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Written by   89
4 months ago
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Have you ever started a business expecting overnight success because maybe you heard that some friend or acquaintance of yours has a similar business and are successful? I did. And it was a disaster.

Some years ago, while I was on a trip to Florida, a friend of mine told me of a mutual acquaintance who had started a successful mommy blog over in England.

"She has thousands of followers," my friend raved. "She blogs about her life as a stay-at-home mom and the adventures she shares with her children."

And if you think that that was the motivation for my first blog, you'd be absolutely correct. It was.

Now friends, to be fair, writing has always been a personal passion of mine. It's been my dream ever since I was a little girl binge reading Enid Blyton fantasies and Nancy Drew detective novels.

Still, until I had heard of my friend's blog, I had satisfied myself with either working with the local media in my country, writing corporate speeches, or dallying every now again with books of stories I wanted to tell without a proper assessment of what people wanted to read. So, suffice to say, I enjoyed middling success as an entrepreneur.

But then I heard of my friend and her success and I thought, ah ha, maybe I could do the same. After all, I reasoned to myself, I too have kids and they are hilarious.

And so, I ran off to WordPress, started a random blog, and then paid for the website's name from GoDaddy or BlueHost or some such site, I can't remember.

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I then wrote my first blog and waited for my followers to come streaming in, tripping over themselves to read my amazing content and to vote me into a life of blogging success. And would you be shocked to know that that did not happen? I was. I was flabbergasted.

And I'll say this: when you build fantasy castles for yourself and try to move into them, reality can be like a bucket of ice water sometimes. At the end of week one, I was doused. I had three followers. I was one of them.

Suffice to say, the website was never monetized. But I understood the errors I made along the way.

  1. I had a great dream, but there was no planning.

  2. There was no market research.

  3. There was no risk assessment.

  4. There was no realism and taking into account the fact that the person or people who made it put in a lot of work, and that their success may not have been overnight.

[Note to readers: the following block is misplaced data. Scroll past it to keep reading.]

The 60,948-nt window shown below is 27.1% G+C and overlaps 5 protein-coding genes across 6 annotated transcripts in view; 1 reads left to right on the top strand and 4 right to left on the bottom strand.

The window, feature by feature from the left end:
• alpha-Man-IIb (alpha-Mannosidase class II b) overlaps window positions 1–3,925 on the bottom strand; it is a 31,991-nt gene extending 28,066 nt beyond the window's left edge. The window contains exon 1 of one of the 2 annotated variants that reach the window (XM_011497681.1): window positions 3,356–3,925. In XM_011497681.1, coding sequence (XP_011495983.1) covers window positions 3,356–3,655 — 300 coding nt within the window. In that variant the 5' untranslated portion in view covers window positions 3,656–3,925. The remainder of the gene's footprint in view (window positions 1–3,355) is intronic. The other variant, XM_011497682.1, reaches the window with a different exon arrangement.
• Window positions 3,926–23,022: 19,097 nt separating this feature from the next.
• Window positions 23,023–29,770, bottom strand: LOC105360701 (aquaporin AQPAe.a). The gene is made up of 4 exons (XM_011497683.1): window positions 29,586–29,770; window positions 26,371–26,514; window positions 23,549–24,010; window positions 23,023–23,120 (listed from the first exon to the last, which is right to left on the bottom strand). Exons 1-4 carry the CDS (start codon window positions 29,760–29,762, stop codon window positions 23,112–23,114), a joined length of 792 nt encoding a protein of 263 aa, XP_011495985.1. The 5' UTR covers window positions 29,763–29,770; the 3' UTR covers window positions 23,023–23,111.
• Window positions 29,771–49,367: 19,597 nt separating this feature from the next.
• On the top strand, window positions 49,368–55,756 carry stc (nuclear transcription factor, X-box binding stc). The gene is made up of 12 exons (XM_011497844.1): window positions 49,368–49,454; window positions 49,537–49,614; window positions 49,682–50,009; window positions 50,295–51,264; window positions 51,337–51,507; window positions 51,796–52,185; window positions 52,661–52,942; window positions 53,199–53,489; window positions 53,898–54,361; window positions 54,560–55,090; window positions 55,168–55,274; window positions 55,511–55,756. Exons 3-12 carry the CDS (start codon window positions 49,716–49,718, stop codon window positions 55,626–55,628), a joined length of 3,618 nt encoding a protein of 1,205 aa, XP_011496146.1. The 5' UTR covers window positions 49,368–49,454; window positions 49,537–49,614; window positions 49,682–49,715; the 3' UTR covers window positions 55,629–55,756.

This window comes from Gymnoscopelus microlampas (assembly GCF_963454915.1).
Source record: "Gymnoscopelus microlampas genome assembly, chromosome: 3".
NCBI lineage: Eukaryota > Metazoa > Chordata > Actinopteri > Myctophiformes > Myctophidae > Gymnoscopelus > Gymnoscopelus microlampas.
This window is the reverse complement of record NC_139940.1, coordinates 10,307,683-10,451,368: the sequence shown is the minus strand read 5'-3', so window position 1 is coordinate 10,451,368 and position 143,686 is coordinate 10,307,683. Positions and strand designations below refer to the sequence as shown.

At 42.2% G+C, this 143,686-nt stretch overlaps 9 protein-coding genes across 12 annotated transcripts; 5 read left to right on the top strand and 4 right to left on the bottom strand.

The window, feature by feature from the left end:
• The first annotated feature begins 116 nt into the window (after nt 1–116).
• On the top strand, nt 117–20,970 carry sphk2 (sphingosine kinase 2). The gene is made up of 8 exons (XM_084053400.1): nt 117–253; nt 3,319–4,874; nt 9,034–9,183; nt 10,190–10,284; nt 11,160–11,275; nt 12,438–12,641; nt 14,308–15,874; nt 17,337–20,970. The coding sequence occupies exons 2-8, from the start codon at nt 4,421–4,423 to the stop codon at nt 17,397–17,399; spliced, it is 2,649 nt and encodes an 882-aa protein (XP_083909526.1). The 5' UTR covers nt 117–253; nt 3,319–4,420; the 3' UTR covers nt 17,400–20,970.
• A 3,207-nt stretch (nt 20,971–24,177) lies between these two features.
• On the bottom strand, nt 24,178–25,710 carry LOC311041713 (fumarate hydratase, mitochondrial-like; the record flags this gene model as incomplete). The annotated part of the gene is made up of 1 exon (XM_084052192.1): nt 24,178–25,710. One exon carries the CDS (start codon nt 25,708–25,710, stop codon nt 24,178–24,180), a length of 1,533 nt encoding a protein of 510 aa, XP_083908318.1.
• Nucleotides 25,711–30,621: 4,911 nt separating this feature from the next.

Sometimes, particularly in the world of content creation, people work in the trenches for years, sometimes keeping their dream as a side hustle until they could maintain it full time.

I didn't think of that when I started my blog. I'd only heard of and seen my friend's success, and before I pushed off and unfurled my sails, I didn't think to reach out to her for support and guidance on making it from one stage to the next.

Persons who blog and are successful at it aren't just great writers. Great and well structured content is important, of course, but successful bloggers understand the importance of:

  • Networking and relationship management

  • Nurturing a strong support system

  • Advertising and marketing

  • Setting and working towards SMART goals

  • Consistency

  • Understanding and meeting the needs of their target audiences.

And so, friends, years have passed on since those first days venturing into this arena. If you're new to this field, just hopping on and seeking to blog, I hope that my words can provide you with some clarity.

And to be clear. This doesn't mean that you should dash your dreams of success. I'm still here writing, aren't I? I've simply had to learn some tough lessons along the way.

And so, maybe you won't be cashing in and driving that Lambo you've always craved next week, but it doesn't mean you shouldn't still write. Focus first on finding your niche though, focus on understanding your audiences, put a lot of elbow grease into the planning stages. Be consistent. And don't beat yourself up if you don't get 1,000 followers or make $100 on your first day, week, or month.

As Lauryn Hill once said in her hit song, Everything is Everything, "Tomorrow, our seeds will grow, all we need is dedication."... And a good product. And an interested market. And a good marketing plan. And... you know the rest. Patience.

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Written by   89
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